From now on, you can boast that you make a higher salary than Steve Jobs ever made in his time as Apple CEO. Every year from 1997 to 2011, Steve Jobs made an annual salary of just $1.
It sounds counterintuitive to most of us, who'd dearly love a pay raise. But when Jobs returned to Apple as CEO in 1997 after a twelve-year absence, the company was really struggling. Taking a $1 salary was a way of showing how much he cared about the company he'd co-founded two decades earlier in his parents' garage. He preferred to take the million dollars he could have earned as salary and put it back into the company, investing in its future.
Also, Jobs held lots of Apple shares, and knew that if he could make the company a success again, he'd be compensated by seeing their value rise dramatically. In the meantime, he had more than enough of his own savings and investments to keep the wolf from the door.
What we can learn from Steve Jobs
Now, it might seem hard to translate that into your own life. Steve Jobs, after all, was rich by the time he started working for $1 a year, and could easily afford the magnanimous act. Most of us depend on our salaries for essential things like paying the mortgage, buying groceries, and getting hold of the Breaking Bad DVD box set.
So we're not saying you should walk into your boss's office tomorrow and demand a pay cut. But there are still some valuable lessons we can all learn from Steve Jobs' example.
1. Do what you love
Don't worry, this isn't going to turn into a seminar on finding your inner bliss. The phrase "Do what you love" may have been over-used by the self-help industry, but that doesn't mean it's not a smart career strategy. Steve Jobs loved working for Apple so much that he was prepared to do it for $1.
If you had a few million in the bank and money wasn't a concern, would you do what you're doing now, for a salary of $1? If not, what would you do instead? Can you transition toward that?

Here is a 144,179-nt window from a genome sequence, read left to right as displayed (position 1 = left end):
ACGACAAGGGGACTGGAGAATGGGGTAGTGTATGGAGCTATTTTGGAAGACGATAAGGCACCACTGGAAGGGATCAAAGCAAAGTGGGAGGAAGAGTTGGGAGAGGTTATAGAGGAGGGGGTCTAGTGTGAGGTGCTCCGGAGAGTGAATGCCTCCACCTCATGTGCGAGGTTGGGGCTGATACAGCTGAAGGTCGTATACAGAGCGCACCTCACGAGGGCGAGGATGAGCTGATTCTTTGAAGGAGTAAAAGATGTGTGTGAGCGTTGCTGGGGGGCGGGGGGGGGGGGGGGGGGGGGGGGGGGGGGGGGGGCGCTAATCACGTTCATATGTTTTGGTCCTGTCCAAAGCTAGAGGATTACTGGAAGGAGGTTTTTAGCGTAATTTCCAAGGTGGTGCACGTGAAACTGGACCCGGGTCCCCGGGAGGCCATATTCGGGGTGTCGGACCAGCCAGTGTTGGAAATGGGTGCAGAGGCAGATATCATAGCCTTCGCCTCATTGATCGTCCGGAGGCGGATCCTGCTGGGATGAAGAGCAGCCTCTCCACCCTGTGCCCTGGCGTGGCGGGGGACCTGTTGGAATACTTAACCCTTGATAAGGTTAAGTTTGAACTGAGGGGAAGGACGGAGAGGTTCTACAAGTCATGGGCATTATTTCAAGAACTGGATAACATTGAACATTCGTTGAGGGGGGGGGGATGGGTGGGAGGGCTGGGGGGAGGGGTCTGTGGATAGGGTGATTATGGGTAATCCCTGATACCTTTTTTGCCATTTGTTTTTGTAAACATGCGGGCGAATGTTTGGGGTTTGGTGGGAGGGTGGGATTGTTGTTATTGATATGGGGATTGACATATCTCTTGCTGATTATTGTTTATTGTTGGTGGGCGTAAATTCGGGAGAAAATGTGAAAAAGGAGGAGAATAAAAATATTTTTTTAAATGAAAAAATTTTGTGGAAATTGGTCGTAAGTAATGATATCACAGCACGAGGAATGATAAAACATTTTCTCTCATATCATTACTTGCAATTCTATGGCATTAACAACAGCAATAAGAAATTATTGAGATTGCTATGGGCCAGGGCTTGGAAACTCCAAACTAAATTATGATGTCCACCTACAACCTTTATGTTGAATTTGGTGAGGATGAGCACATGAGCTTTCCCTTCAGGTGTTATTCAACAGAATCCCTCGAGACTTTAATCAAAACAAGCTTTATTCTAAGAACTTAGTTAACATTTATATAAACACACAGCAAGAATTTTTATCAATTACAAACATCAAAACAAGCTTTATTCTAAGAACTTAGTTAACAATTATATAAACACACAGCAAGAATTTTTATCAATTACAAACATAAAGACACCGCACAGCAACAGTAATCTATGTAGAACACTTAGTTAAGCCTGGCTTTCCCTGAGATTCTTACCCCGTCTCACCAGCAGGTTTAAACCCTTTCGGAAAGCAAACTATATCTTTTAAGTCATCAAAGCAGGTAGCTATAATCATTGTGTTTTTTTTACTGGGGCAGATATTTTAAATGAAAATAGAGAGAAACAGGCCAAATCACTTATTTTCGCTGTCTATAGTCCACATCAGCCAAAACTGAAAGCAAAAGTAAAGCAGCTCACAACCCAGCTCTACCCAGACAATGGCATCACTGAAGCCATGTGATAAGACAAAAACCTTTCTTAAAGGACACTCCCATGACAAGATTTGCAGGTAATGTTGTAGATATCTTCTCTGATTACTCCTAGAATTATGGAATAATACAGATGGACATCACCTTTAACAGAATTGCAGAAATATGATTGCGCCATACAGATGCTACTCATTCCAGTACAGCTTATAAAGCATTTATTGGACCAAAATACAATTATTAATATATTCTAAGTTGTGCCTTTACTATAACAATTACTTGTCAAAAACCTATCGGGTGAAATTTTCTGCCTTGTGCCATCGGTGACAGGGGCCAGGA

Doing what you love is not always as simple as the happiness gurus make it sound. But as a long-term goal to work toward, it makes sense. Pick something you'd happily do even if it only paid $1 a year, and make that your career goal.
2. Check the incentives
Although Steve Jobs's salary was just $1, he owned 5.5 million Apple shares, so when the shares rose, he became a lot richer.
That incentive worked out pretty well for all concerned. Apple stock price rose from a low of $3.19 in 1997, when Jobs returned as CEO, to $365 when he retired in 2011. Jobs' shares became worth more than $2 billion, and Apple's other shareholders did extremely well too.
Contrast that with a CEO who pockets a million-dollar salary and is guaranteed to receive a bonus every year, regardless of performance. In that case, there's no particular incentive for him or her to perform well.
So looking at executive pay is a good step with any investment you're planning. You can find all the details on sites like Morningstar (go to the stock quote page, and look under "Insiders"), or in the annual report. Low salaries and high stock ownership indicate a good incentive structure; high salaries and low stock ownership mean the management may or may not work on your behalf.
Several current CEOs follow the $1 salary policy, including Mark Zuckerberg of Facebook and Larry Ellison at Oracle (although Ellison gets other compensation like stock options). Meg Whitman of Hewlett-Packard used to be on $1, but recently got a raise... to $1.5 million. Not bad!
3. Focus on the long-term gains
If Jobs had taken a million-dollar salary and Apple had failed after a couple of years, he'd have been left with a couple of million dollars. Instead, he took a risk, put his faith in the long-term future of the company, and ended up with stock worth a couple of billion.
Of course, it's easier to focus on the long term when you're financially comfortable. For the rest of us, the short-term gain may be too tempting to turn down.
But still it's a principle that investors would do well to keep in mind. What truly makes a difference in your financial health are the long-term things, like holding an investment for ten or twenty years and letting the returns compound year by year. You don't have to give up your salary, but taking the long view is a sound investing strategy.
Try any of our Foolish newsletter services free for 30 days. We Fools may not all hold the same opinions, but we all believe that considering a diverse range of insights makes us better investors. The Motley Fool has a disclosure policy.